The latest from the Roundhouse:
Days remaining in session: 15
The bill, please: One thing state lawmakers love to do is introduce legislation. Wednesday, the midway point for this year's 30-day session, also was the last day for legislators to file bills for consideration.
As of 5 p.m., they had filed over 725 bills, memorials and resolutions — many of which are unlikely to make it to a committee hearing, let alone pass through both chambers of the Legislature. The session ends at noon Feb. 20.
Makes census to me: The House of Representatives voted 68-0 Wednesday to approve Senate Bill 4, which appropriates a one-time expense of $8 million to ensure New Mexico conducts an accurate statewide census count for 2020. The Senate approved the bill by a vote of 39-0 in late January.
Rep. Susan Herrera, D-Embudo, one of four sponsors of the bipartisan bill, said the money will help fund efforts to ensure people are aware of the census and understand the need to take part. The state's share of federal funding from several programs is based on the 10-year count.
According to Sen. Bill Burt, R-Alamogordo, a bill co-sponsor, every 1 percent of people in the state who aren’t counted would lead to a loss of $50 million.
Here's a fun fact: not only is April 1 known as April Fool's Day but also as Census Day, when every household in the country receives an invitation to take part in the census — no foolin'!
Buzz on beWellnm: Under a bill headed to the full House, the board that oversees the New Mexico Health Insurance Exchange, also known as beWellnm, would have a bigger role in determining what types of health plans are offered through the network.
The goal of House Bill 100, which passed the House Judiciary Committee on Wednesday, is to help make care more affordable, said Rep. Deborah Armstrong, D-Albuquerque, a sponsor of the measure.
The state's online exchange, launched in response to the federal Affordable Care Act in 2013, is where where self-employed workers and others who don't receive employment-based coverage can choose individual plans and qualify for federal subsidies. It currently operates through a federal site.
HB 100 comes as the state is working to roll out its own online platform for the exchange by the end of 2021. Advocates said this would ensure the network continues to operate even if the federal health law is repealed.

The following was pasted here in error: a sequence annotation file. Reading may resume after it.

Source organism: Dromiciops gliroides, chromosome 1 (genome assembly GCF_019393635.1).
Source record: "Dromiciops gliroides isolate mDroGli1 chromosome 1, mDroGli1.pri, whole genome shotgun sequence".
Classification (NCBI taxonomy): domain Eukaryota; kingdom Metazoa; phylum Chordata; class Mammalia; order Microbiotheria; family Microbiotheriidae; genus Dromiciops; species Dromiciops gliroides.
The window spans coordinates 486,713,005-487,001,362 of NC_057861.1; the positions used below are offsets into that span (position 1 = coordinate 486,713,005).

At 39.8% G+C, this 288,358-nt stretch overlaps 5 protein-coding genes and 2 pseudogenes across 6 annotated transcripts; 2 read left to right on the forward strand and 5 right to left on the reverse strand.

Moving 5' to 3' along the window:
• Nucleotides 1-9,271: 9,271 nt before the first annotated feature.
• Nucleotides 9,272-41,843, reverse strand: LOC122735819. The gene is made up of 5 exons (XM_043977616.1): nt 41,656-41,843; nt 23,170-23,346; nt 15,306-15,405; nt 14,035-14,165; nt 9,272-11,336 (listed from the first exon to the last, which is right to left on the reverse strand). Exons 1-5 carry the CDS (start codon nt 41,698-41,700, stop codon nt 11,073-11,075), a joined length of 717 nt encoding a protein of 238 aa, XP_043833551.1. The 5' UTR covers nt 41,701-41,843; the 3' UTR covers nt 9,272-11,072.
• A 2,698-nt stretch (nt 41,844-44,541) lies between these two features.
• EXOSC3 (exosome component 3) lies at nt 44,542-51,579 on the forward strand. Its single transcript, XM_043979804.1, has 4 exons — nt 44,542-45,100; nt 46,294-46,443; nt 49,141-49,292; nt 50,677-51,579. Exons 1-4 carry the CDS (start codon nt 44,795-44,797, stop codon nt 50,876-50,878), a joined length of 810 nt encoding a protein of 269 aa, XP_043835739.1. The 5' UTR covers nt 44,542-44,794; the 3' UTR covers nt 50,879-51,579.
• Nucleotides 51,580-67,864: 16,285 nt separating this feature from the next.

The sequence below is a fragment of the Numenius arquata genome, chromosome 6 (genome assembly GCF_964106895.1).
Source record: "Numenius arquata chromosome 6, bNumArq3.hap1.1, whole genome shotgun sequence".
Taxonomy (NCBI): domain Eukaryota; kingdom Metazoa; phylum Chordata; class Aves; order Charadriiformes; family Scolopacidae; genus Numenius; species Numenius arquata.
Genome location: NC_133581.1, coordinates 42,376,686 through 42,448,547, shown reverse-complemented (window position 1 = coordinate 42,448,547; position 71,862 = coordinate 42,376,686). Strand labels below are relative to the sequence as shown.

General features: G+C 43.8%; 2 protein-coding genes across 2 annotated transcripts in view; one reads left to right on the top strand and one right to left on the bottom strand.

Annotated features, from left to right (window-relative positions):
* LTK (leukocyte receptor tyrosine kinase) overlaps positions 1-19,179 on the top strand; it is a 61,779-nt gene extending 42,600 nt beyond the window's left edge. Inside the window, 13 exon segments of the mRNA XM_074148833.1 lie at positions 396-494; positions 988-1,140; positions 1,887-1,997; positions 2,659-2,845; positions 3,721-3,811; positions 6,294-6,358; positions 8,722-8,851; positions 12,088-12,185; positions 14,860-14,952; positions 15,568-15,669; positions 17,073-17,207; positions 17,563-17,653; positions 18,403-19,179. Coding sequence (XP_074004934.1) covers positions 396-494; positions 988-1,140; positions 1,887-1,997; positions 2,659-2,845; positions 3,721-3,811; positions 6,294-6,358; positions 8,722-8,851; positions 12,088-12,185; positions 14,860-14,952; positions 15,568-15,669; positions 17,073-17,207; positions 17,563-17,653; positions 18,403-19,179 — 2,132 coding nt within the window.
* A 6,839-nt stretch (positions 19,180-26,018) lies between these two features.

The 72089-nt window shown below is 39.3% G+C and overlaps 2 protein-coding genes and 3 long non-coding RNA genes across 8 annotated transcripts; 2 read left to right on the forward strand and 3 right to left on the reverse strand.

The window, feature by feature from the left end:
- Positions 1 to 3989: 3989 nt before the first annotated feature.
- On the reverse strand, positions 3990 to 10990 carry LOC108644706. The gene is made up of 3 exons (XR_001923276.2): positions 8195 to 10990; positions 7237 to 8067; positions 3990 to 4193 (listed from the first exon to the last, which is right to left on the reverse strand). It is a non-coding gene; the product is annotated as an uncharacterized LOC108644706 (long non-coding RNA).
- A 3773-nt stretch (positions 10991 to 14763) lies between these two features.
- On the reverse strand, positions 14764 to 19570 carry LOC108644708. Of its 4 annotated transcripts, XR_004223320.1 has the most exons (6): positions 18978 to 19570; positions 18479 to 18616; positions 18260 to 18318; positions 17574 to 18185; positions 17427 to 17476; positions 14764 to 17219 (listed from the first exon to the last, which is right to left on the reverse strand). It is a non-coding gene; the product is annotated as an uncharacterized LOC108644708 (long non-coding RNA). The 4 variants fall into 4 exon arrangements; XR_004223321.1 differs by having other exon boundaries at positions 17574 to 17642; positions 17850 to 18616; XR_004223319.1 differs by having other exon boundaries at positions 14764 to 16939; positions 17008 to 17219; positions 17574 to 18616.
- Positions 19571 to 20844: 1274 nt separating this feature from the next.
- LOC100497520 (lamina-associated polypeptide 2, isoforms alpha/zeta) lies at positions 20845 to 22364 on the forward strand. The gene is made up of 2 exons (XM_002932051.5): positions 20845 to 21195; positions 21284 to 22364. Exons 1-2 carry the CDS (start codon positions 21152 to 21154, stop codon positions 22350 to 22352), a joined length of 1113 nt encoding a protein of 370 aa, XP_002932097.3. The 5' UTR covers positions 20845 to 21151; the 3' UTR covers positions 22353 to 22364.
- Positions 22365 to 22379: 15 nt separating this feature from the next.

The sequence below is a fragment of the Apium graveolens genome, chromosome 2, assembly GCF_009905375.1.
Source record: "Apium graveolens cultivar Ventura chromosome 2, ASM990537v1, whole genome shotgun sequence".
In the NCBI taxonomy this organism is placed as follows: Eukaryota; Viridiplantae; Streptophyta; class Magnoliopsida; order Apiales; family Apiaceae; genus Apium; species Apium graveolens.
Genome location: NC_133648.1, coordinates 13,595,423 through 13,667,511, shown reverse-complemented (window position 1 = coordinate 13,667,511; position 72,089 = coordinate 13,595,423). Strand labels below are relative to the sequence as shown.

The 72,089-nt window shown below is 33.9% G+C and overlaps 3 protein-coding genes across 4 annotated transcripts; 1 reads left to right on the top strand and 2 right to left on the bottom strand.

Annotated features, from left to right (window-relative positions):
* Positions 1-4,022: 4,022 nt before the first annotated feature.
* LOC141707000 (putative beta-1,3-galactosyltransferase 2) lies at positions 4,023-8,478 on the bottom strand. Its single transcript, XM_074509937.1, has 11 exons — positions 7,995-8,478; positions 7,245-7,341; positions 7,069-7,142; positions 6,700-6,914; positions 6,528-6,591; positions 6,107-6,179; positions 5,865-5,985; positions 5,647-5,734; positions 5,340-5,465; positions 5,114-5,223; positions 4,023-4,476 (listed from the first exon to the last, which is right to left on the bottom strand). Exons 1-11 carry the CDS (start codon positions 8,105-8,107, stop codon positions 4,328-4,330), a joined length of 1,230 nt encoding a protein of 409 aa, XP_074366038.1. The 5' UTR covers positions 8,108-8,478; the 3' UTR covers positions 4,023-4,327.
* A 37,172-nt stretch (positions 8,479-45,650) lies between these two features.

More than 42,000 New Mexico residents now receive health coverage through the exchange, according to healthinsurance.org, down from a peak of nearly 55,000 in 2016, when insurance was mandatory under federal law.
While HB 100 received wide support from Democrats on the committee and a range of stakeholders in the health insurance industry, it drew pushback from Republicans and a couple of brokers.
Anne Sperling, speaking on behalf of Independent Insurance Agents of New Mexico, raised a number of concerns. "We see this as a Trojan horse" that could lead to a single-payer health system, Sperling said.
Police chief confirmed: The Senate unanimously confirmed the appointment of Tim Johnson as chief of the New Mexico State Police on Wednesday.
“Chief Johnson has been a steady and stabilizing force at the Department of Public Safety," Gov. Michelle Lujan Grisham said in a statement. "I am glad to see senators endorse him and by extension his officers and the work they do every single day to keep New Mexico communities and roadways safe."
Looking ahead: From 8:30 to 11:30 a.m. Friday, the New Mexico Indian Affairs Department hosts American Indian Day at the Roundhouse, with exhibits, presentations and other activities.
From 8 a.m. to 4 p.m. Monday, the International Alliance of Theatrical Stage Employees Local 480 hosts Film and Television Day at the Roundhouse.
Quote of the day: "I know nothing! Nothing!" — Reps. Doreen Gallegos, D-Las Cruces, and Christine Trujillo, D-Albuquerque, almost in unison in response to a question about whether the House plans to hold a floor session Saturday. As the session moves into its second half, weekend committee hearings and floor sessions are more likely.
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